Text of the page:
Separation and divorce: Adult issues
Introduction (Psychology and Mental Health)
Separation and divorce occur when a husband and wife decide to cease living together. In some cases, separation is temporary, allowing a couple to resolve their problems and resume living together. A divorce is a permanent loss and the end of a marriage.
In the United States, divorce is very common, with approximately one divorce for every two marriages in an average year. This is among the highest divorce rates in the world (although rates of marriage and remarriage in the United States are also among the highest). This rate, however, varied considerably over the twentieth century. Factors contributing to these trends include the decreasing significance of religious stigma against divorce, the increasing perception that marriage should be based on love and serve personal growth and self-fulfillment, and the attainment by women of economic self-sufficiency.
Demographically, divorce is more common in couples who married young, who experienced a premarital pregnancy, and who are financially downwardly mobile. Divorce is also more prevalent in couples who come from divorced families or have not resolved attachments or conflicts with their families of origin. Divorce is more frequent in subsequent marriages than in first marriages.
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Divorce as a Legal and Economic Reality (Psychology and Mental Health)
Divorce, like marriage, is a legal arrangement with significant economic consequences. The major legal issues include division of property, alimony, child support, custody, and visitation. Although these issues are settled by the divorcing couple through negotiation or litigation, the courts of each state now have guidelines that specify certain parameters as generally appropriate. How these are handled will have a large impact on the psychological experience of divorce. The legal process establishes and promotes an adversarial relationship for the couple. Although this arrangement is to be expected of a jurisprudence system built on an adversarial pursuit of justice, an essentially combative relationship is profoundly antithetical to the goal of a psychologically healthy divorce. Rather than working together toward a mutually satisfying result, divorcing couples are trained to compete in a distinctly win-lose arena, often with disastrous consequences for both. As an appreciation of the psychological costs of these consequences has grown, mediation has emerged as an increasingly popular alternative way of resolving the legal issues.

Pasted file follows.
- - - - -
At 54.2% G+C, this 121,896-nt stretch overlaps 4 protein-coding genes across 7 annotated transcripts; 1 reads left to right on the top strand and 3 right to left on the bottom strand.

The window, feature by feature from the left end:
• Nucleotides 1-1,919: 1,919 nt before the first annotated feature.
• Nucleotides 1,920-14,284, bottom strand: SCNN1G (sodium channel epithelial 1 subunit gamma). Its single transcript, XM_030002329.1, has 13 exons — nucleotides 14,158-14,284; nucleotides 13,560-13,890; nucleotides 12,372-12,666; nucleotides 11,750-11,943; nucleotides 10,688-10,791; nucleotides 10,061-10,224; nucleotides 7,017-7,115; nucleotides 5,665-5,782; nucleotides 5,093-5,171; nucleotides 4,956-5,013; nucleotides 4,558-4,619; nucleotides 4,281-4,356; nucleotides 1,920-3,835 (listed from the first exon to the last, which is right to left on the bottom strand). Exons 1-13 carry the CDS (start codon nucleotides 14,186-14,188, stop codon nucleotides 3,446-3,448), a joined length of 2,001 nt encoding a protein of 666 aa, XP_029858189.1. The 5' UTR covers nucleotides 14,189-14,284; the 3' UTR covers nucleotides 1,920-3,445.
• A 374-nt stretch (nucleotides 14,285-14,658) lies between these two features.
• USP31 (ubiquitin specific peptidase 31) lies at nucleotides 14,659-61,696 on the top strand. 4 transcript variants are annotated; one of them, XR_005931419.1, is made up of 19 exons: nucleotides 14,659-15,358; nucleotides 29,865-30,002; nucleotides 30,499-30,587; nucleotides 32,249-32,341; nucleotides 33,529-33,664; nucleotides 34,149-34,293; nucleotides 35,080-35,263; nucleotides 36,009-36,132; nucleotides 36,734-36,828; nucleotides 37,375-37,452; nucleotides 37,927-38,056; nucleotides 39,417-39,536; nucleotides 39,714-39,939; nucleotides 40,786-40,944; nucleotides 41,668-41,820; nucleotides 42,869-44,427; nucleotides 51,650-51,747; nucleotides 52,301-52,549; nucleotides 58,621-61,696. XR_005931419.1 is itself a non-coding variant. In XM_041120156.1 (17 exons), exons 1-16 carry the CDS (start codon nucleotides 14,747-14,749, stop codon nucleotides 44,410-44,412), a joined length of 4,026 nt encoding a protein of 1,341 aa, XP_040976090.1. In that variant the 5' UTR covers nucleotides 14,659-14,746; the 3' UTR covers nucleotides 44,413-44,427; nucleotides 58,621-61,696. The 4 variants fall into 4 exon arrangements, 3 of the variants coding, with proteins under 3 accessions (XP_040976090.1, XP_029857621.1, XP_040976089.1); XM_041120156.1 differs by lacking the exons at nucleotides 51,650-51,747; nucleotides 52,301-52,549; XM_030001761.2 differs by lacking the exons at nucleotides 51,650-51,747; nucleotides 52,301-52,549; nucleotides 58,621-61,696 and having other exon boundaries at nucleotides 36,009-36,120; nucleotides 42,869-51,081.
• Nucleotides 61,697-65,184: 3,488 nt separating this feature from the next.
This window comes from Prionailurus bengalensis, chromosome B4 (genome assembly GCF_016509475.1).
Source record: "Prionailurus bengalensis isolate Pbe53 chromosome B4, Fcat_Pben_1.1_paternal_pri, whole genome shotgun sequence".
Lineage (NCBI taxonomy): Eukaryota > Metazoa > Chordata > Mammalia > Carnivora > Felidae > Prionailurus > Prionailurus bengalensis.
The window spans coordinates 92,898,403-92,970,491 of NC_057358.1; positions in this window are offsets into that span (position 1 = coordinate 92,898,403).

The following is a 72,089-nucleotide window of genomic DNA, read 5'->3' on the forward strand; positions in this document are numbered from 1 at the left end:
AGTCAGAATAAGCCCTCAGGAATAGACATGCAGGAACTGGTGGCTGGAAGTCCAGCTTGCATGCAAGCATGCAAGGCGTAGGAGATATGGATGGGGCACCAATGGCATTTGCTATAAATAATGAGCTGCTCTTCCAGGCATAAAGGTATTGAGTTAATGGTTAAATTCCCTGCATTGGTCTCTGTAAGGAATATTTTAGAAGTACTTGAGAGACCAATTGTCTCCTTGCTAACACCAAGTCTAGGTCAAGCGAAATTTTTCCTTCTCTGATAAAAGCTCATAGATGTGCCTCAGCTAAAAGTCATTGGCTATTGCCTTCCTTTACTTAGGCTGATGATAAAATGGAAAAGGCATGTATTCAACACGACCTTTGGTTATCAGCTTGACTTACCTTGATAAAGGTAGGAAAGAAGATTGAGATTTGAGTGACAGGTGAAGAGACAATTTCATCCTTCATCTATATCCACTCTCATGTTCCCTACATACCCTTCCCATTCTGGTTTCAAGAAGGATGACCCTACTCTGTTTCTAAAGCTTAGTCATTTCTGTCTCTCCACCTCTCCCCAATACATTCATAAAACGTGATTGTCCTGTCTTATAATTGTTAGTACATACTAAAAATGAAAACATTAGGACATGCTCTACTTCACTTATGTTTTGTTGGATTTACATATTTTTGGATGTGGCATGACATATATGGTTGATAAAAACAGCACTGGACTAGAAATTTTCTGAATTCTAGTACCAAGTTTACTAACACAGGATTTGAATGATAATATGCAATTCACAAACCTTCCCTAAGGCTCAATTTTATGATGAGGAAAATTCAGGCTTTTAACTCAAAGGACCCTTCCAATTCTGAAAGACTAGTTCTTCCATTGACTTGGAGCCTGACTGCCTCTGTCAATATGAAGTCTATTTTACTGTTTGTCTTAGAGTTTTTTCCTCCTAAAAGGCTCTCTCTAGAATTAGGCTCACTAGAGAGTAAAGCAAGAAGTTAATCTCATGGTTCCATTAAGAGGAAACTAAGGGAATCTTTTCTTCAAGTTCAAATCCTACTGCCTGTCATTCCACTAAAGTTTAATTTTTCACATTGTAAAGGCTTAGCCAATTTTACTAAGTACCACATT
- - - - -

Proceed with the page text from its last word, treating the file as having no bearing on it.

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The Psychological Phases of Divorce (Psychology and Mental Health)
When a couple divorces, a great loss is experienced by all family members. This experience is not a momentary event. Its impact continues to unfold over time, as its meaning undergoes various transformations until it is gradually assimilated. There are predictable stages involved in letting go of a marriage and moving on in life. These stages appear in the experience of both members of the couple, regardless of who wanted the separation or divorce. The spouse who decides to live apart usually begins grieving the relationship while the couple is still living together. Although both spouses go through a mourning process, they often go through stages at different times and rates.